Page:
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AI:  Security, job losses, and lack of training all worrying UK managers, a new survey finds 

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UK managers are increasingly worried about AI technologies, with leaders expressing concerns about security risks and the impact on jobs, a new survey from the Chartered Management Institute (CMI) has found.  

The survey comes as Prime Minister Rishi Sunak vowed to make Britain the global hub for “safe” AI at London Tech Week and follows the PM’s announcement that the UK would host a global summit on safety in AI this autumn.

The survey of over 1,000 UK-based managers found that the vast majority of managers (75%) are concerned about the security and privacy risks of using AI technologies, with two in five managers (43%) saying they are concerned that jobs in their organisations will be at risk due to AI.

When asked about how prepared they were for new AI technologies, over half of managers (52%) say that their organisation isn’t keeping up to date with the latest advancements in AI technology, and only one in five (20%) say that their organisation is staying up to date. Worryingly, only 4% of managers said they had received any training in the latest AI such as ChatGPT or Google’s Bard and less than one in ten (7%) managers agree that employees in their organisation are adequately trained to work with AI technologies, with the majority disagreeing (72%).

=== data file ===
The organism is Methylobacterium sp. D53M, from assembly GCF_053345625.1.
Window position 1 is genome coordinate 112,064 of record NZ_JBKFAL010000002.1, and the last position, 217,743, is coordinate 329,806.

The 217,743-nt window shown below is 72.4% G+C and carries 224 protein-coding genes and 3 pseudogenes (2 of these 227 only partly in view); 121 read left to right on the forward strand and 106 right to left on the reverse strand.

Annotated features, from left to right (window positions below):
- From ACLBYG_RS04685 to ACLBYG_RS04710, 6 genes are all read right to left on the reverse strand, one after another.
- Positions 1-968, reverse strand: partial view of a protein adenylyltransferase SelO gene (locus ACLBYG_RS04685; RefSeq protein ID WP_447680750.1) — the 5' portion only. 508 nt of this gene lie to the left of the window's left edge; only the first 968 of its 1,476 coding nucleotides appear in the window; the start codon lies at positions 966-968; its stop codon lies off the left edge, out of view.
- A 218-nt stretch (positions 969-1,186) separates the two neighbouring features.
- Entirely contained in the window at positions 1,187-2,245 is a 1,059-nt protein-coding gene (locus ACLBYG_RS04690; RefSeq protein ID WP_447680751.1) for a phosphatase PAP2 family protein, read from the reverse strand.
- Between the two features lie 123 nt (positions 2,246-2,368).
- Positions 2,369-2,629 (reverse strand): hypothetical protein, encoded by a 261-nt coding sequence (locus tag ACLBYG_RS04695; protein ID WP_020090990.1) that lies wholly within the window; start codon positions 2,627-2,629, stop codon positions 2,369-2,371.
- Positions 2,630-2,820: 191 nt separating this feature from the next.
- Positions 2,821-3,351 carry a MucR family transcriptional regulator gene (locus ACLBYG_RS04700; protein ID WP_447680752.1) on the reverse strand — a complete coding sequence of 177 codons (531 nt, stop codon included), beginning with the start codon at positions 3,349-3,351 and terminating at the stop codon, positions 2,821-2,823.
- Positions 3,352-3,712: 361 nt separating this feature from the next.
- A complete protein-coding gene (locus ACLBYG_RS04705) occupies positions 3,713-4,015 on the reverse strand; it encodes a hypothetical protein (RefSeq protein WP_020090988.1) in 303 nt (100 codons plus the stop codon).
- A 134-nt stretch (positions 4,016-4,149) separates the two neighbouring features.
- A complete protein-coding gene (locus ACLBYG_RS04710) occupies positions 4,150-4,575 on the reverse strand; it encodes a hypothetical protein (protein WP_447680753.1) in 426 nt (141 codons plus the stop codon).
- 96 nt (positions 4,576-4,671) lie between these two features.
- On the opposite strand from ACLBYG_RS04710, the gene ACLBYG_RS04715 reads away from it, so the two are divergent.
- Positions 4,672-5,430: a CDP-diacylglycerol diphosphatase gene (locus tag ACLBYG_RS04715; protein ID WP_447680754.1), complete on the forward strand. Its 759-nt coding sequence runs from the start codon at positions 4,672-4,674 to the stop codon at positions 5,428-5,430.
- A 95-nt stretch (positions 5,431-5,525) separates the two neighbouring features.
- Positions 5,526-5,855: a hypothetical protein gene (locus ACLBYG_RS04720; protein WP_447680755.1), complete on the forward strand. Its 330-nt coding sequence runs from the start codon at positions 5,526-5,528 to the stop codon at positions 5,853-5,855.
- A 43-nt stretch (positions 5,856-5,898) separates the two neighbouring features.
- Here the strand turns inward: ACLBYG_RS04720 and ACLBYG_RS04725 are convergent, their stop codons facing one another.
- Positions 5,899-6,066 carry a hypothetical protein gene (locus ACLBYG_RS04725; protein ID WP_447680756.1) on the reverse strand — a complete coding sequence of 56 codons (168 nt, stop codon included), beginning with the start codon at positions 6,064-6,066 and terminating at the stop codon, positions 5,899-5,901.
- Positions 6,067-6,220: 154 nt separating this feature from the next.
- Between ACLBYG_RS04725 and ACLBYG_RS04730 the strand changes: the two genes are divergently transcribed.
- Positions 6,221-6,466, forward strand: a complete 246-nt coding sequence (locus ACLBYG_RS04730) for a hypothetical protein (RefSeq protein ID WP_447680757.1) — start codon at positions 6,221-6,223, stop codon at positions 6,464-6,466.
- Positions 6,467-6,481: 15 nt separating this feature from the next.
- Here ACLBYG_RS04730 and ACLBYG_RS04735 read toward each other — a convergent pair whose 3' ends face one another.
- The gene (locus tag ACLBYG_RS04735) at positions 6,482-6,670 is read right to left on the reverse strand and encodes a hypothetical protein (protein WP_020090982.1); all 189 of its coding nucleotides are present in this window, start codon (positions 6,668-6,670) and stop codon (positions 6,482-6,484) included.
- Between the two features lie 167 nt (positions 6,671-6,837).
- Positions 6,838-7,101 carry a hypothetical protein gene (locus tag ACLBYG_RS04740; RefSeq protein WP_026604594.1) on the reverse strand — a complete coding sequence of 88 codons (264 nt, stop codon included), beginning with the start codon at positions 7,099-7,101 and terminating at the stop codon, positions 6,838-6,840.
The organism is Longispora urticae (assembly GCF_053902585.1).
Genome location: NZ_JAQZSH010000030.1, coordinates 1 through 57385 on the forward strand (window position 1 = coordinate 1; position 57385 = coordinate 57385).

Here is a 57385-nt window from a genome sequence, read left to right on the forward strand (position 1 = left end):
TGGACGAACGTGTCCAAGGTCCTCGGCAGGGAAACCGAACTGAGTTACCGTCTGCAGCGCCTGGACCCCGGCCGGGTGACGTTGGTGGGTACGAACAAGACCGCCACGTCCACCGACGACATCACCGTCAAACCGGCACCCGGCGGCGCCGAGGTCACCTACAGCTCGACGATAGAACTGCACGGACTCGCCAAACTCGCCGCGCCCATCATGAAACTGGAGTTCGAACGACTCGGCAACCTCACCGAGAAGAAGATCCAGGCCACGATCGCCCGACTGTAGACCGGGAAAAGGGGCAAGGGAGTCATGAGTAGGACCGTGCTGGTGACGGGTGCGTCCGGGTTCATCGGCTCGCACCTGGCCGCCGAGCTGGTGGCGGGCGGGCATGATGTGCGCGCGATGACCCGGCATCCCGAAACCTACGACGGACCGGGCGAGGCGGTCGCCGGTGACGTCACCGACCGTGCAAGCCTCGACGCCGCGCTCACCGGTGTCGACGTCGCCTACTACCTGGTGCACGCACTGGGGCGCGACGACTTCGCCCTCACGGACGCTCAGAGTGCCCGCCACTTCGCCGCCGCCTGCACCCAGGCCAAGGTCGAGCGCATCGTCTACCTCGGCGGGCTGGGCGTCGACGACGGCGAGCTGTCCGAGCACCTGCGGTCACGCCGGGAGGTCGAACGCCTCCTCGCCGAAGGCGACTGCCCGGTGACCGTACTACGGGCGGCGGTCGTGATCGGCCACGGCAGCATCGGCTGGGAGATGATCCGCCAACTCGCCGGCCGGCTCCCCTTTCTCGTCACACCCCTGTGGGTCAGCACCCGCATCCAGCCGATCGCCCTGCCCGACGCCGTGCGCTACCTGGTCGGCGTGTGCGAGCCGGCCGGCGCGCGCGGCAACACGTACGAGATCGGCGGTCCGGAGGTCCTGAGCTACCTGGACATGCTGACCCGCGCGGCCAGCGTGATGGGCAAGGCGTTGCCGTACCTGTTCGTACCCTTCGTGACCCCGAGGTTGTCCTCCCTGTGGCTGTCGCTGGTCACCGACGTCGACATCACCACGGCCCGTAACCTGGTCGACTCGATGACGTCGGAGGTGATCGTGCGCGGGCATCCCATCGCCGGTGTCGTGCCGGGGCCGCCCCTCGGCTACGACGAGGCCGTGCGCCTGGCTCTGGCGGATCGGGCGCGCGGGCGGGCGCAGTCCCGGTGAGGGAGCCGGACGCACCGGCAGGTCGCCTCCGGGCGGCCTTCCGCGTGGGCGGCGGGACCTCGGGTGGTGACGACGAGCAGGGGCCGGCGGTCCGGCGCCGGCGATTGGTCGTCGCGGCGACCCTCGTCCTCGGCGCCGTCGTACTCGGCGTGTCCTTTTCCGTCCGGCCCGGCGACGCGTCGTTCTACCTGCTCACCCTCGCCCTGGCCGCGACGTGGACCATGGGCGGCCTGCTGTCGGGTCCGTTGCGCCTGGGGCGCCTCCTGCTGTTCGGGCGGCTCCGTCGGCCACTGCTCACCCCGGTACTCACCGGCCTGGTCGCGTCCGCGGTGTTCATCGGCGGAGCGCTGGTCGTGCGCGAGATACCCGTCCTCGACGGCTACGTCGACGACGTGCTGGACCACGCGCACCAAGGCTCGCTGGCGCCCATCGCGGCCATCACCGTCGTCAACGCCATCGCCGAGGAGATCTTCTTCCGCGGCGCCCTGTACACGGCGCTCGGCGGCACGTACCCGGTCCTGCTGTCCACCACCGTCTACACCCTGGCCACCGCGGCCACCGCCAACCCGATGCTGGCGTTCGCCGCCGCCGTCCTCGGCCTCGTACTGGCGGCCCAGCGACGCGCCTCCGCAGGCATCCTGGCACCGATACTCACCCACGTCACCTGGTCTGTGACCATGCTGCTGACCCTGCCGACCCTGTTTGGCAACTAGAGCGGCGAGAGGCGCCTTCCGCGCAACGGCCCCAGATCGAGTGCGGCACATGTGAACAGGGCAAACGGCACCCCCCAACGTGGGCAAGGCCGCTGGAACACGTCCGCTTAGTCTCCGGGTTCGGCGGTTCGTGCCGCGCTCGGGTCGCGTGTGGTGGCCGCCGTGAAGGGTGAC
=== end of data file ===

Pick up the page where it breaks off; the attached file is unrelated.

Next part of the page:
The research also found that managers are not engaging with current AI tools. Despite its high media profile, the survey found ChatGPT has never been used by most managers (62%). 

The Chartered Management Institute is calling on leaders and managers to better educate themselves and their teams on new AI technology and embrace its potential benefits.

In response to the survey, the CMI’s Policy Director, Anthony Painter, said:

“The greatest risk is not that AI will radically transform work and organisations, it’s that our fears will mean that the UK is likely to miss out on many of the potential benefits. Our survey backs this up and suggests that British workplaces are not ready to take advantage of the new wave of AI. We will pay a big price for this economically.”

“Managers will be responsible for seeing widespread adoption of AI in businesses and organisations across the UK, but their concerns could prevent companies from seizing the opportunity that these new technologies offer. Yes, we need much better regulation of these technologies but we also need managers to be bolder, educate themselves on these new technologies, and embrace the opportunity they present.

“AI technology has the potential to make managers’ lives easier with the tools able to rapidly analyse data, automate repetitive and mundane tasks, and better track company performance. Companies must train and prepare managers to handle these technologies if the UK is to fund a way out of the economic doldrums.”

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